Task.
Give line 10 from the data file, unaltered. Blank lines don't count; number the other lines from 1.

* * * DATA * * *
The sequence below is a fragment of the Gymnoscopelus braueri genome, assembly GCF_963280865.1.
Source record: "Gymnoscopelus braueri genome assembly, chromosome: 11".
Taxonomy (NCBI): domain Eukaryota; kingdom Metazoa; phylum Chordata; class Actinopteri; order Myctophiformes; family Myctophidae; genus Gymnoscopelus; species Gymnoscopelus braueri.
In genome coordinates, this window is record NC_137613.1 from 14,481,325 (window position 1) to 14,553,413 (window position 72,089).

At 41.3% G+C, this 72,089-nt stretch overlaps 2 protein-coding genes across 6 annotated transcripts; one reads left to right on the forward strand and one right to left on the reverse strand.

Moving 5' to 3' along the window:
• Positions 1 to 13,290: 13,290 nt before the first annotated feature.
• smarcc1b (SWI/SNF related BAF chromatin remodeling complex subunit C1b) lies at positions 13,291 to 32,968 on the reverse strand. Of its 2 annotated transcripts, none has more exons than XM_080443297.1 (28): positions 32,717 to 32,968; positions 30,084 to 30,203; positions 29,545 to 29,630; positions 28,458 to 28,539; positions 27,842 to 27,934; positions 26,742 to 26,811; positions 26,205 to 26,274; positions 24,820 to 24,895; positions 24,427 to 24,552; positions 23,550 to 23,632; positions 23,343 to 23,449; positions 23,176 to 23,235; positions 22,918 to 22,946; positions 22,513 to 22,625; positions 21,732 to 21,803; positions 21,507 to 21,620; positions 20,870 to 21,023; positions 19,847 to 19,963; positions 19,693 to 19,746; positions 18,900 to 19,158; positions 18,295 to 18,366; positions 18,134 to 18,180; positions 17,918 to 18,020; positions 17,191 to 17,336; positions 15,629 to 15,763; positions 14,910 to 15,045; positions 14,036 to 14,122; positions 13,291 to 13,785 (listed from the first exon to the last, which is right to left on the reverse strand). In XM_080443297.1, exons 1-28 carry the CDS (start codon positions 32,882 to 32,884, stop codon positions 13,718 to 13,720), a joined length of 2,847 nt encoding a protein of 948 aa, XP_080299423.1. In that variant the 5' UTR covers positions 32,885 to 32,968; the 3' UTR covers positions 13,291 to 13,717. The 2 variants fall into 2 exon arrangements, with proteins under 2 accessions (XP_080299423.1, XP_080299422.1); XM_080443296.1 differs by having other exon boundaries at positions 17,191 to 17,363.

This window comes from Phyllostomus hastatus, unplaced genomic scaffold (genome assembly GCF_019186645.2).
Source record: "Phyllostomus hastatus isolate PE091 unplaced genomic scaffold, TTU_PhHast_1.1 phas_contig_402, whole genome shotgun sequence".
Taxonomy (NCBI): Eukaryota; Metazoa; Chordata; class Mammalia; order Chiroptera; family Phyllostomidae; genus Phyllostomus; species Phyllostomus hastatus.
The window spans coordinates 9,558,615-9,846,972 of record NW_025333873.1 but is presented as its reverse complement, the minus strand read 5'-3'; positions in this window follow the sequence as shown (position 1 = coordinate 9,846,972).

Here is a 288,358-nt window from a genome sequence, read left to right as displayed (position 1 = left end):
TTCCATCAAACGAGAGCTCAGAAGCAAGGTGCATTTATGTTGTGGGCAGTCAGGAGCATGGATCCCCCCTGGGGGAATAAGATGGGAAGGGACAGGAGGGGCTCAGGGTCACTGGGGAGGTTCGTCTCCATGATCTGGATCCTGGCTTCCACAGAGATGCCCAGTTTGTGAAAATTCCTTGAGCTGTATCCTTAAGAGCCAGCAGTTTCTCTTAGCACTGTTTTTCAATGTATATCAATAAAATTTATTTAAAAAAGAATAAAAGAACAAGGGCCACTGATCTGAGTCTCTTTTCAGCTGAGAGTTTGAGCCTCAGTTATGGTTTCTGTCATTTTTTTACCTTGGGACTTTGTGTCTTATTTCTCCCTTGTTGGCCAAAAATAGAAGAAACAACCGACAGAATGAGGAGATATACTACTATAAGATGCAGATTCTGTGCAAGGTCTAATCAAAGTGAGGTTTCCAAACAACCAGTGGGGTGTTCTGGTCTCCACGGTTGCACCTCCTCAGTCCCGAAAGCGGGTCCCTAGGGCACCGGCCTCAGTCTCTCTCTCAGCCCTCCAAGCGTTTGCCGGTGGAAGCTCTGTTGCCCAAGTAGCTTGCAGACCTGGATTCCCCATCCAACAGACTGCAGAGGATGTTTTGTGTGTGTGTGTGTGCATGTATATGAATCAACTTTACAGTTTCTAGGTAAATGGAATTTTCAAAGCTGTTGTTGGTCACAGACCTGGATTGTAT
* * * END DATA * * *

Source record: "Phyllostomus hastatus isolate PE091 unplaced genomic scaffold, TTU_PhHast_1.1 phas_contig_402, whole genome shotgun sequence".